I rarely get fooled by comment spam, and a recent comment that requested to feature my site in a newsletter was no exception. But sometimes it just puzzles me why someone will send out these seemingly pointless comments, especially since said newsletter probably does not exist, and if this was posted by the website owner, then there is nothing to be gained from posting the comment.
It contained no links, and no direct reference to the sender except for the name and e-mail address.
Maybe it is just a conspicuous way some blackhatters use to drive in traffic to their website? In this case the website was courseduck.net—a site that redirects to courseduck.com—and the name in the comment was Erika Miller, who, coincidentally, is also listed on the About page of courseduck.com. Clearly the comment was not authentic, since someone has been posting the same exact comments on several different websites. It is sad when site owners waste their time responding to such lame spam comments, and when people become victims of blackhat reply-spam campaigns.
The message I got is included below:
I just wanted to followup on the request I submitted through your contact form a couple weeks ago as I haven't heard anything back. I pasted it below for your reference.
Is it okay if we feature your site in our next email newsletter? It's a perfect fit for a piece we're doing and I think our audience would find some of the content on your site super useful.
I know you're probably busy, so just a simple yes or no would suffice.
The comment specifically mentions my "contact form", but I have no such form on my site. This indicated that someone was probably targeting website contact forms, and accidentally reached comment forms instead. The software they are using is probably flawed.
How to know a comment is fake
I get a lot of strange comments on Beamtic's articles. The vast majority of them are easy to recognise, and will be deleted without me ever reading them. But, occasionally I also quickly skim through the spammy ones. A lot of them seem to be SEO motivated comments—since they contain links in the body—but some has no links or direct references or clues as to who the sender is. That is when I get puzzled, since there seem to be nothing to be gained from posting it.
Of course, it is difficult to conclude anything about the sender of the more pointless of the comments. All I can say for sure is that someone consciously decided to run some sort of automated spam software, and it managed to find it's way to my site. They are most likely not even targeting your website specifically—they are probably attacking thousands of websites with their spam.
Most spam can easily be recognized, simply because it is out of context and the main idea or central thought in the comment applies too broadly, or, in other words, the message is too generalized. They might compliment your writing skills, the comprehensiveness of your website, or simply state that their "wife" informed them about your site and they decided to bookmark it—in the most uncreative cases they merely comment with the words: "great article".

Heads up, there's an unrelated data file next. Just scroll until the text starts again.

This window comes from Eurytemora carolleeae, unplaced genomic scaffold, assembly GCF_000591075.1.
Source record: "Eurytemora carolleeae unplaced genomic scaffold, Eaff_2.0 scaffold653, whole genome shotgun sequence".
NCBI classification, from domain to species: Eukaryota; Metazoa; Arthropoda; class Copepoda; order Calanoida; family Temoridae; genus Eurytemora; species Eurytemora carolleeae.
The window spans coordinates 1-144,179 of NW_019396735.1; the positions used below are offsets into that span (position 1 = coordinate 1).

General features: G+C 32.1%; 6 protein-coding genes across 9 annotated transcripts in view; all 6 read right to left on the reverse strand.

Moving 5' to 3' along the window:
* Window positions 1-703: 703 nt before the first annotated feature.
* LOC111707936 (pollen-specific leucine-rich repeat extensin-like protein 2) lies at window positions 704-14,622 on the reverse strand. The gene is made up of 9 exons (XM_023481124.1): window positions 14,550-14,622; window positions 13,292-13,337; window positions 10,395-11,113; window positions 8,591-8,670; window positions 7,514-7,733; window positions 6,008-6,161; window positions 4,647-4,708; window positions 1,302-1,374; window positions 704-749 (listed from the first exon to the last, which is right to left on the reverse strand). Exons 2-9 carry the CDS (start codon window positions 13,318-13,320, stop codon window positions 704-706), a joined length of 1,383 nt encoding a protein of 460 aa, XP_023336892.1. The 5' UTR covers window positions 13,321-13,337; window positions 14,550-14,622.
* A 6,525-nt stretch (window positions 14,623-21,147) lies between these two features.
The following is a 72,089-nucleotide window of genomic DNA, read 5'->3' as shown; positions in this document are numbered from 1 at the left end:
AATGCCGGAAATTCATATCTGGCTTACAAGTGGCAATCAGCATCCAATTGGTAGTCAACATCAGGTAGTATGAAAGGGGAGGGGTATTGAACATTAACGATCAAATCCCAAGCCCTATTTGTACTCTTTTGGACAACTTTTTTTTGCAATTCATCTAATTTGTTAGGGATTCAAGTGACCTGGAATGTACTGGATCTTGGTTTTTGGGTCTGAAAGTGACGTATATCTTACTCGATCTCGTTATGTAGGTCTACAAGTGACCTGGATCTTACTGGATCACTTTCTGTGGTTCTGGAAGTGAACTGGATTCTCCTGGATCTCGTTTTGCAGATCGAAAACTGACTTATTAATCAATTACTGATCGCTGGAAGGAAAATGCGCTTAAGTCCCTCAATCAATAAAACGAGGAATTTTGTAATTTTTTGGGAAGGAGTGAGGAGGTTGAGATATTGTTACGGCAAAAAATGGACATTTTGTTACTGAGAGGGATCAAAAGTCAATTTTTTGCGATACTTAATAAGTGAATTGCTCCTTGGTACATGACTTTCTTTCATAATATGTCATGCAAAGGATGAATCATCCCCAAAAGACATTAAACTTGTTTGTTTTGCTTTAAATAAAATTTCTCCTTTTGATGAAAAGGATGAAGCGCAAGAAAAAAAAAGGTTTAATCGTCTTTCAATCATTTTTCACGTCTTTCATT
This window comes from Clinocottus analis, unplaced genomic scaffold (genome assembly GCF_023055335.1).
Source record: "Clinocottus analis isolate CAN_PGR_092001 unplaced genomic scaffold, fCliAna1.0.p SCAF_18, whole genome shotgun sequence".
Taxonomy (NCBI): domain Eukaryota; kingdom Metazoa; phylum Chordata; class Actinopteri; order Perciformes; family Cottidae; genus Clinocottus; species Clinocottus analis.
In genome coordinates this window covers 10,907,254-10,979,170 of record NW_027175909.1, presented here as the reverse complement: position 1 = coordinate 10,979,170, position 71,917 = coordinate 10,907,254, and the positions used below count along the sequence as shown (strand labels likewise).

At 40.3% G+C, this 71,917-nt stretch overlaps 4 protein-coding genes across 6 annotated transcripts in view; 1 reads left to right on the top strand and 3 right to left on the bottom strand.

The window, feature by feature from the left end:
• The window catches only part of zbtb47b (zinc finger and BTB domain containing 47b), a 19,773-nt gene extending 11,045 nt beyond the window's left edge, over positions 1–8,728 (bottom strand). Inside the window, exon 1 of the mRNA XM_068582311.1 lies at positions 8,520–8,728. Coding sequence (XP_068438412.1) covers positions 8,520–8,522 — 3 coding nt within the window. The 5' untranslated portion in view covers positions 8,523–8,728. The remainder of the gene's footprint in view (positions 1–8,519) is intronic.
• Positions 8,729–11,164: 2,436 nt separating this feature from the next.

If in doubt whether something is spam, you can also Google part of the comment text in quotes, to see if it has been submitted elsewhere. Ultimately, there are times where I would accept "spammy" looking comments, but each case should be judged separately and within the context of the article.
Most blackhat SEO spam software is still very primitive, thankfully, and not capable of posting relevant or original comments. Even most of the best AI's today will still fail at writing relevant comments. That is because it is very hard to imitate a genuine comment made by a real visitor to a website.
Contacting the spammer
The contact information submitted along with a spam comment is most likely fake. While some of these mass-delivered comments look very real, you have to maintain a policy of never contacting someone through the e-mail they leave in a comment form, since they might be victims of a blackhat spammer.
In this case, the name "Erika Miller" and website, courseduck.net, could very easily be fake or victems of a reply spam campaign.
But, even if it was real, I probably would not accept the comment, since it has no relevance to the article where it was posted, and I also would not reply to the e-mail, since the owner could be the victem of a replay spam campaign.
I noticed that other website owners was accepting the same comment, and even replying "yes" to the comment, only to have a follow-up comment by the spammer that repeats, basically, the same question. This suggests that the spammer did not even read the response from the website owner, and that they are running some sort of automated spam software en-masse.
Usually, real visitors will not contact you through a comment form with such requests, since it is highly unprofessional. They would probably send you an e-mail or connect with you on social media instead. Besides, the whole "we want to feature your website in our newsletter" story just seems totally weird to me! If you want to recommend a website to someone, just do it—do not ask the owner first!
Public comment forms can easily be abused, and there is often no way for us to know if people who comment are who they claim to be.